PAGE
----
Once you hit the halfway mark and we become aware that all 3 of them are heading for the same buried treasure an extra element of storyline sort of kicks in with the back drop of the Civil War becoming more prevalent. Although saying that, whilst the Civil War is pivotal to the storyline and Tuco, Blondie and Angel Eyes all realising that there after the same thing it doesn't over crowd things, it just adds a sense of realism to the back ground.
Whilst all this is going on and you become immersed in this slim but surprisingly compelling storyline you are quite literally wowed by Sergio Leone's styling. Using lots of long shots capturing the expansive vistas, and then quickly snapping into a close up, maybe of eyes or a gun it's beautifully put together. But it's not just the stunning camera work which makes it impressive as there is also the fabulous score from Ennio Morricone which helps carry you along on a tide of emotion as the peaks on troughs of his orchestral movements are punctuated by the main theme, the howling which has now become as iconic as the movie.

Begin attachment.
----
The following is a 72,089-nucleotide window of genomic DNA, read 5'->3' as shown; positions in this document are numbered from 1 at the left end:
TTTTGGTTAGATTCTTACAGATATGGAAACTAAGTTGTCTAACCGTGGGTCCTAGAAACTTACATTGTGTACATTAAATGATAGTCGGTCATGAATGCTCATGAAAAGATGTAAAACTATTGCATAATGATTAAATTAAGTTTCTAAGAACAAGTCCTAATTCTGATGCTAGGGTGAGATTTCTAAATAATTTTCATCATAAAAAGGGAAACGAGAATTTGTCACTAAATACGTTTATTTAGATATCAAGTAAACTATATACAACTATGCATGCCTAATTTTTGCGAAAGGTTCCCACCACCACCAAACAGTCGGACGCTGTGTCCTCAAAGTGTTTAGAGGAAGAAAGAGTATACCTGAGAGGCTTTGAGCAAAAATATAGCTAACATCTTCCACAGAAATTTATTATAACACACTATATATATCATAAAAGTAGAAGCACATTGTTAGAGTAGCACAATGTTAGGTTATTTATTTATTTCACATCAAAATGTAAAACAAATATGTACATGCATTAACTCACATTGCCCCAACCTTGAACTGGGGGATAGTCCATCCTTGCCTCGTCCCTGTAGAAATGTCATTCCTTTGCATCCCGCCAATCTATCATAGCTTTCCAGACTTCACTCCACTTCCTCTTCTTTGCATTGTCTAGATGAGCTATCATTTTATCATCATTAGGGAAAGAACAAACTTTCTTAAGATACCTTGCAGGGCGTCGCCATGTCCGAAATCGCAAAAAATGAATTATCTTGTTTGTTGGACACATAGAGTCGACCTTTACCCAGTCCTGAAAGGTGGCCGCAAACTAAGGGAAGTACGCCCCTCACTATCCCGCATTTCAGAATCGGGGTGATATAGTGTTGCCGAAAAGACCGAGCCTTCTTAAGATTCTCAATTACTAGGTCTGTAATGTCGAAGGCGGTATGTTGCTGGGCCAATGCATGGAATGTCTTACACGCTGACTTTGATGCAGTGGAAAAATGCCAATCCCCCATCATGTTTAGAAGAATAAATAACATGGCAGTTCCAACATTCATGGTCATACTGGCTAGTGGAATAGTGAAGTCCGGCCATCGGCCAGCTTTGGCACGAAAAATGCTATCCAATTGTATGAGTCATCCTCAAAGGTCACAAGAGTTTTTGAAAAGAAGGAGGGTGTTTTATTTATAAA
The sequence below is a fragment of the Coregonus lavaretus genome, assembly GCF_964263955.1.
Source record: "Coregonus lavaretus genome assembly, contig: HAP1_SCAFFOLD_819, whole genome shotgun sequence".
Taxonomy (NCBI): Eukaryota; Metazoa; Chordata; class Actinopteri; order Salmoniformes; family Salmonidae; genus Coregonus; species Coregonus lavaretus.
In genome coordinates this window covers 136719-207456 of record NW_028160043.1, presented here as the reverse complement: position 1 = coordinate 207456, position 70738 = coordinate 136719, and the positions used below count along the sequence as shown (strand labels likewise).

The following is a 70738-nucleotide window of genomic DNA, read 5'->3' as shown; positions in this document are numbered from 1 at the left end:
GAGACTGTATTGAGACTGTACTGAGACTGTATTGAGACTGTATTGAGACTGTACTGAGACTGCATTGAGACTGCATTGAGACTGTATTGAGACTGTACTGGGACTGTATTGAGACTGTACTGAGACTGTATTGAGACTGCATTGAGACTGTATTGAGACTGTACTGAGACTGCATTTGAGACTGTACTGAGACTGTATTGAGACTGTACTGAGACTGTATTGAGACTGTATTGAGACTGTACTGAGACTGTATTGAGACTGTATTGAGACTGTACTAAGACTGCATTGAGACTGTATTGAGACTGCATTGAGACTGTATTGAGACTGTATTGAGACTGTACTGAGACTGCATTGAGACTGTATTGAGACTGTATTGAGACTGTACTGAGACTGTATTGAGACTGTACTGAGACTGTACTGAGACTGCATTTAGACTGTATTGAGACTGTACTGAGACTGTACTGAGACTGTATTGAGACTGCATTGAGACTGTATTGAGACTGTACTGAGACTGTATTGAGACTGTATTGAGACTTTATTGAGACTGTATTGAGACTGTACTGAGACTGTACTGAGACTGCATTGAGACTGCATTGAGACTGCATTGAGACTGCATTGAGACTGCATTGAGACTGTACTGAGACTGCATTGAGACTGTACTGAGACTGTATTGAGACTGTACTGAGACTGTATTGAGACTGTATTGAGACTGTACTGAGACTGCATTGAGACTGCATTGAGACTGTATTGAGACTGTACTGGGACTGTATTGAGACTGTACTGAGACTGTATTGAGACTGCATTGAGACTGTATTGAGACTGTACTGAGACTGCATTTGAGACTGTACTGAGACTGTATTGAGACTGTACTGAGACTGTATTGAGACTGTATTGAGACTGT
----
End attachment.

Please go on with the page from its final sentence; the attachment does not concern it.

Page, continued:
And to top all of this off is the grasp that Sergio Leone has on creating atmosphere. I lost count at the number of little scenes which slowly build, delivering an edge of tension before they climax. Scenes such as Tuco just about to be hung, the fear creeping in before Blondie rescues him, it's magnificent. But the most magnificent is the big shoot out which with the accompanying music builds to such a peak of tension that you just cannot take your eyes off of what is happening. And I could go on because Leone is unique when it comes to visual presentation but he also seems a little edgy giving us rawness with the styling so the violence, the beatings feel in your face and brutal.